In addition to this, patients with high MT1G expression also exhibited poor prognostic outcomes in ACC, KICH, and KIRP, which may be related to the unique pathogenesis of KIRP, which is independent of disease progression and clinical outcomes in addition to KIRC, despite its exact origin (34). MT1G belongs to the metallothionein superfamily and can be highly inducible in response to stress factors, including metal ions (35), and MT1G has been reported to inhibit lipid peroxidation mediated ferroptosis, protect cells from sorafenib injury and promote tumor growth in hepatocellular carcinoma. Therefore, MT1G has also emerged as a critical target to overcome acquired resistance to sorafenib (36). Besides, Lin et al. also successfully constructed a prognostic model including MT1G and confirmed that high MT1G expression was associated with low OS in KIRC patients (37). The GSEA also revealed that high MT1G expression was related to pro-oncogenic signaling pathways such as E2F1 targets, epithelial-mesenchymal transition, and G2M checkpoint, further suggesting that MT1G may act as a relevant gene to suppress ferroptosis and adversely affect the prognosis of renal cancer patients.

In summary, we systematically addressed the prognostic ability of SLC7A11, HMOX1, and MT1G in overall renal cancer and different renal cancer subtypes in this study. However, considering the limitations of the experimental conditions, we did not have more opportunities to deeply explore the specific mechanisms of these genes in renal cancer-associated ferroptosis; as a result, how SLC7A11, HMOX1, and MT1G induce ferroptosis in different subtypes of renal cancer cells remains unknown; nevertheless, it will be the main direction of our subsequent studies. In summary, the present study provides a biological marker associated with ferroptosis for the prognosis of renal cancer patients that may help clinical decision-making for individualized treatment of renal cancer.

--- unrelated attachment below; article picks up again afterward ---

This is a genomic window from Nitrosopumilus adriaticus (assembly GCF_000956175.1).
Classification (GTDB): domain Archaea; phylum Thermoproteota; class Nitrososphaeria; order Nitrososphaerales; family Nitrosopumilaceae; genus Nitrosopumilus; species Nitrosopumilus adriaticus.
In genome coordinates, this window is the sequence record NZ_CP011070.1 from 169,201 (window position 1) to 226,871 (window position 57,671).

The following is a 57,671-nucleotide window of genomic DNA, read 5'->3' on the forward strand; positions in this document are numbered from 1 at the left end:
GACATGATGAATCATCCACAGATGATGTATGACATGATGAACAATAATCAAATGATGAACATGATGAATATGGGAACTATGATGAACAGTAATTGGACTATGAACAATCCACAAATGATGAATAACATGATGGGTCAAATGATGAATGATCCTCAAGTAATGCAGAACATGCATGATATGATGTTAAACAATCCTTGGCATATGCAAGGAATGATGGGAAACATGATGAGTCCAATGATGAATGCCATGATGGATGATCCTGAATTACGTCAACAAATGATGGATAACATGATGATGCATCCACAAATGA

Data Availability Statement

The original contributions presented in the study are included in the article/supplementary material. Further inquiries can be directed to the corresponding authors.

Author Contributions

XC and GZ designed the analysis flow. LC and CW performed the analysis. LC, YW, and TH participated in writing the manuscript. All authors have read and participated in the revision of the manuscript.

Conflict of Interest

The authors declare that the research was conducted in the absence of any commercial or financial relationships that could be construed as a potential conflict of interest.

Publisher’s Note

All claims expressed in this article are solely those of the authors and do not necessarily represent those of their affiliated organizations, or those of the publisher, the editors and the reviewers. Any product that may be evaluated in this article, or claim that may be made by its manufacturer, is not guaranteed or endorsed by the publisher.


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Keywords: ferroptosis, kidney cancer, weighted gene co-expression network analysis, pan-renal cancer analysis, bioinformatics analysis

Citation: Chen L, Wang C, Wang Y, Hong T, Zhang G and Cui X (2022) Functions, Roles, and Biological Processes of Ferroptosis-Related Genes in Renal Cancer: A Pan-Renal Cancer Analysis. Front. Oncol. 11:697697. doi: 10.3389/fonc.2021.697697

Received: 20 April 2021; Accepted: 13 December 2021;
Published: 11 March 2022.

Edited by:

Ye Wang, The Second Affiliated Hospital of Medical College of Qingdao University, China

Reviewed by:

Li Yan, Shandong University, China
Liu Zhao, Biotranstech Co., Ltd., China

Copyright © 2022 Chen, Wang, Wang, Hong, Zhang and Cui. This is an open-access article distributed under the terms of the Creative Commons Attribution License (CC BY). The use, distribution or reproduction in other forums is permitted, provided the original author(s) and the copyright owner(s) are credited and that the original publication in this journal is cited, in accordance with accepted academic practice. No use, distribution or reproduction is permitted which does not comply with these terms.

*Correspondence: Guangwen Zhang,; Xingang Cui,